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Establishing a Routine During the Pandemic

2020 May 13
by Mike Vial

Not having a routine becomes a routine. And that is exhausting for the brain, all that constant decision making.

I worry about my students who are succumbing to improvising their days, staying up all night, and treating life like a long action of scrolling through a digital device. I also worry how they are feeling now that we are deep in the mundane and monotony.

I’m now noticing emotional patterns for myself while social distancing at home. The three events of my daily schedule are simple: I watch my kids, I check emails, I comment on student work. Yet, Tuesdays and Wednesdays are the most difficult days for me.

But why? All days are practically the same! They aren’t on a nuanced level.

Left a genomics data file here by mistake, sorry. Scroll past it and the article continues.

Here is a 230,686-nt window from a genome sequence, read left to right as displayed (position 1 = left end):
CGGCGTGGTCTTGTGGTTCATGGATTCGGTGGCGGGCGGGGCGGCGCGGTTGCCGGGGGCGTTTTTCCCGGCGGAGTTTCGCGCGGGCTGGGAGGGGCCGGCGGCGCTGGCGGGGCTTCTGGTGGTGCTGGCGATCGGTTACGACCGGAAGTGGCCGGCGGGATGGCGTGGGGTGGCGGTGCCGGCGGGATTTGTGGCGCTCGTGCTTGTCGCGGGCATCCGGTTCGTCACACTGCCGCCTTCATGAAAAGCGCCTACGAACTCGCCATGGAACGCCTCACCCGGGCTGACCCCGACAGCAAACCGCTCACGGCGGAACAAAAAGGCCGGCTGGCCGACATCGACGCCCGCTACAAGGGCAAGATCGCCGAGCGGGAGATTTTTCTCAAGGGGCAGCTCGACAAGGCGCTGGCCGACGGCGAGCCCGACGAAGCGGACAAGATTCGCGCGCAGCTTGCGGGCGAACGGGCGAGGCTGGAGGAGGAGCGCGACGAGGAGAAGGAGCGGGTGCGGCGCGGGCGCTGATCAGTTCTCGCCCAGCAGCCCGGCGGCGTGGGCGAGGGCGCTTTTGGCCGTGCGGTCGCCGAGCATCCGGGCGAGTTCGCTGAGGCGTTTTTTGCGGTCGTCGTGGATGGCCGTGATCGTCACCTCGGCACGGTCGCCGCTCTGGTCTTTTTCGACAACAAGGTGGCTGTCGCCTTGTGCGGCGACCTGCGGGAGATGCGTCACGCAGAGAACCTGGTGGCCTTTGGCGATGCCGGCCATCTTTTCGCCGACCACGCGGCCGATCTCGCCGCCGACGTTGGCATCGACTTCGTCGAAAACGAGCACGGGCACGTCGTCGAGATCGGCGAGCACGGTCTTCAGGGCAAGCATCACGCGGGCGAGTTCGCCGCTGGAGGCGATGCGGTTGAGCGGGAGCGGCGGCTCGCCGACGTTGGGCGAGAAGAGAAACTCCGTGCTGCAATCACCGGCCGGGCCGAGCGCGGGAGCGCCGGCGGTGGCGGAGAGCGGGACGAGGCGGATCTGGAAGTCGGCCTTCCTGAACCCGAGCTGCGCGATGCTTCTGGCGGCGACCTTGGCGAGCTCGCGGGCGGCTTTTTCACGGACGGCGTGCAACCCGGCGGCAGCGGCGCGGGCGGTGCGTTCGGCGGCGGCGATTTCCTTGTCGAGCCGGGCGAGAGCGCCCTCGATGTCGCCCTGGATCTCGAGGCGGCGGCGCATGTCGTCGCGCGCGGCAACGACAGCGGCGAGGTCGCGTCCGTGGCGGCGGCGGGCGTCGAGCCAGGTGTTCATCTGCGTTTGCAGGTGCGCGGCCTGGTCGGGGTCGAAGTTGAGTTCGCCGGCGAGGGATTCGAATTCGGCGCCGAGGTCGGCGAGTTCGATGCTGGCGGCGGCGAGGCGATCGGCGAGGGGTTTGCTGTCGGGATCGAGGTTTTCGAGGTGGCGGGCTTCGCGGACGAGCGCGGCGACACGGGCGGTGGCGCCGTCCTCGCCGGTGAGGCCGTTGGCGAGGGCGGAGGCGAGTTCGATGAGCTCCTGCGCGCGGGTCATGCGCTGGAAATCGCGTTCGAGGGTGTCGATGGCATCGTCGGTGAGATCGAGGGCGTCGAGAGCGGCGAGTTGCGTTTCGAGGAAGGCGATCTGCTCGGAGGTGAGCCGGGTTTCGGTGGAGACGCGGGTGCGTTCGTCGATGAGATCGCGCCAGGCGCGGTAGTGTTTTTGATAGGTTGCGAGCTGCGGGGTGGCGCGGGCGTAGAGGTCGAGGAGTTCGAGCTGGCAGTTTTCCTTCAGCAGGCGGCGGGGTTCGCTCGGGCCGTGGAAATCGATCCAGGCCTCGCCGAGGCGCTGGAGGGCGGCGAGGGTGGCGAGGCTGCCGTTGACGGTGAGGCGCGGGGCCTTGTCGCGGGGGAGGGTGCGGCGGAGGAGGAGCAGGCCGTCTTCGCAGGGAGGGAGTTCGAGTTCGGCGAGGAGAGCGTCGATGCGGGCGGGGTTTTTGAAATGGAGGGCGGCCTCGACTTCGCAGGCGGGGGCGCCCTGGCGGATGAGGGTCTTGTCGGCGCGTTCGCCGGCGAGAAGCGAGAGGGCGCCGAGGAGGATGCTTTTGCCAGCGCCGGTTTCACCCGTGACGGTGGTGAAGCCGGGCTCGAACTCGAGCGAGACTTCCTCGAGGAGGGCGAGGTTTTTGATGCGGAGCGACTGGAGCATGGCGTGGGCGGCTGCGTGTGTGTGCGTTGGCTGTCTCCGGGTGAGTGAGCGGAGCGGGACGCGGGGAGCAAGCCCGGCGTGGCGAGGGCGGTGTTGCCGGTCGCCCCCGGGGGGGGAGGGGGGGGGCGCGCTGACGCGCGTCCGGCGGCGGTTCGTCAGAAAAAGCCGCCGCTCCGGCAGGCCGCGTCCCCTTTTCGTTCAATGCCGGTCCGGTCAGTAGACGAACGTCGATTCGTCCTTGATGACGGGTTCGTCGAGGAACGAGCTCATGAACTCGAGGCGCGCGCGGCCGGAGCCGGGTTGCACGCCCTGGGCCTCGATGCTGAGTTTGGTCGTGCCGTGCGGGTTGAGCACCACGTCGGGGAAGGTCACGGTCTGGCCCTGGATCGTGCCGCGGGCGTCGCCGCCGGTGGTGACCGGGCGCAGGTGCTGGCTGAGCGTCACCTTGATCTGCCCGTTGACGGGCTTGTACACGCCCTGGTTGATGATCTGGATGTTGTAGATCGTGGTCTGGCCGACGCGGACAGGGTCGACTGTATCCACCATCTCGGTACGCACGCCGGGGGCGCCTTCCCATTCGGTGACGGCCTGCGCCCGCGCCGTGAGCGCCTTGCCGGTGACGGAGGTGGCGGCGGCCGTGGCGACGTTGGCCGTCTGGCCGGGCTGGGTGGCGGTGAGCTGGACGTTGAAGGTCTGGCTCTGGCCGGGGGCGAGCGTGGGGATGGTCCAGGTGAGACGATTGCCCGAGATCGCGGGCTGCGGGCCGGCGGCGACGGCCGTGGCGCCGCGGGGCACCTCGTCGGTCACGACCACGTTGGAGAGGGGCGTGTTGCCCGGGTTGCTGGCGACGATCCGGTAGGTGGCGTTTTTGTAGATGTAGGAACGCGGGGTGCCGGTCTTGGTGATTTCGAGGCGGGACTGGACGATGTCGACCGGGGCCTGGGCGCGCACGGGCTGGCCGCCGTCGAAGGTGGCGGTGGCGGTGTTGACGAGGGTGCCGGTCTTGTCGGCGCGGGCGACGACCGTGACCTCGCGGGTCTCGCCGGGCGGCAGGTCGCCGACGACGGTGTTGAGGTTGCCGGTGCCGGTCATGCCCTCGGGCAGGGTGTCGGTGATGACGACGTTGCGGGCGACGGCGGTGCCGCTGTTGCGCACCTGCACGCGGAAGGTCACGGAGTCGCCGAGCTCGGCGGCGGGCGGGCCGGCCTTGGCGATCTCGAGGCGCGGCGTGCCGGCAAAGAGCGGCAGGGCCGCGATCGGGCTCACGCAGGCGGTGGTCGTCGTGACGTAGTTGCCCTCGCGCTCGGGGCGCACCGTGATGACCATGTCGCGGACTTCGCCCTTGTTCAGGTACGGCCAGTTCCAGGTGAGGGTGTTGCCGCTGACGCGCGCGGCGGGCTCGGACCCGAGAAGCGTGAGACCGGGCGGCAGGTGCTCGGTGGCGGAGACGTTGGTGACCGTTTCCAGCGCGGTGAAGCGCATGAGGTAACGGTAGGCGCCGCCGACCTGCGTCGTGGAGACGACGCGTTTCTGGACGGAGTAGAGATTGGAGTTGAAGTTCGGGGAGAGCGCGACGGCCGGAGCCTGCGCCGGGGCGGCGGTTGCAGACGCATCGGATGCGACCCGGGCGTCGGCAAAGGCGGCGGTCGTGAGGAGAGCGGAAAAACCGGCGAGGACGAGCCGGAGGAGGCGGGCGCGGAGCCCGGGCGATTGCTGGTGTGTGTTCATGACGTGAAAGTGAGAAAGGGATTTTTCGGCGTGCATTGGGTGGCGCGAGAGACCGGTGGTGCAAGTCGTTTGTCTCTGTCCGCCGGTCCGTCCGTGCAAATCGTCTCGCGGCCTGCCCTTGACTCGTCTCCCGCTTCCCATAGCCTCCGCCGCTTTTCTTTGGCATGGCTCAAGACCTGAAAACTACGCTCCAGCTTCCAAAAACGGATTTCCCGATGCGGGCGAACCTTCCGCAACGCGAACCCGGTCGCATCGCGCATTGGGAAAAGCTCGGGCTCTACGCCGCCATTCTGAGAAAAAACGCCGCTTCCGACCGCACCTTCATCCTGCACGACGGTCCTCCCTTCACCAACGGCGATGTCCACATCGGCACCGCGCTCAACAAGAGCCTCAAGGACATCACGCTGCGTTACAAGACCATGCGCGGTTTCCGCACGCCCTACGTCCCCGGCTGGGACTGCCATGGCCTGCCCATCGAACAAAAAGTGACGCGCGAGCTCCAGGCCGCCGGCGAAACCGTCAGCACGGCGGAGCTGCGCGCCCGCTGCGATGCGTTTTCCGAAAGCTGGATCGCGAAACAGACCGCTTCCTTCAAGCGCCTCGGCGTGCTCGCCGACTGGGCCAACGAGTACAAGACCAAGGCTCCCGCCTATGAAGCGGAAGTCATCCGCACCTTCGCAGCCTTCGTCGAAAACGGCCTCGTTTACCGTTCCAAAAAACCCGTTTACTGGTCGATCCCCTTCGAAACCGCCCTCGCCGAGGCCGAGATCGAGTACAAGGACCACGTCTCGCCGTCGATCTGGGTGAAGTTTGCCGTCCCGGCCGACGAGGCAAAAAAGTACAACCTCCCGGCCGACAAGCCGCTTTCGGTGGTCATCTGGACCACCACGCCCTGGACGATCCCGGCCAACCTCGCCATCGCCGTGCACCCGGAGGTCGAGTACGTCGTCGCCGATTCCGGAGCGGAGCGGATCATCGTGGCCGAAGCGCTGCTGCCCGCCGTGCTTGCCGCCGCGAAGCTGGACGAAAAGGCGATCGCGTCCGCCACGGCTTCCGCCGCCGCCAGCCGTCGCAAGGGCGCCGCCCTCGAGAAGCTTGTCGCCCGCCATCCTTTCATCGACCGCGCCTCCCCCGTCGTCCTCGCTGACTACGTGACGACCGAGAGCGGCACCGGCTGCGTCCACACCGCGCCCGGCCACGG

Thursday, I look forward to podcasts posting, which is a treat after a long day of solo parenting. Friday, I look forward to my wife helping with kids. Saturday, I get to work without interruption or diaper changes. Sunday, I’m not solo parenting. Monday, I’m sort of refreshed. Recognition of this challenge means I can prepare for it.

I’m also finding patterns my two and five-year-old have. For example, 2-3:45 PM is a difficult time. (We watch a show together from 4-5, and they get impatient for that treat.) If I can help them find some activities with novelty or engagement at 2, they have less frustration then.

This week, let’s examine and guide our kids to recreate their schedules. That’s our sphere of control. It might just start with changing from PJs to day clothes.


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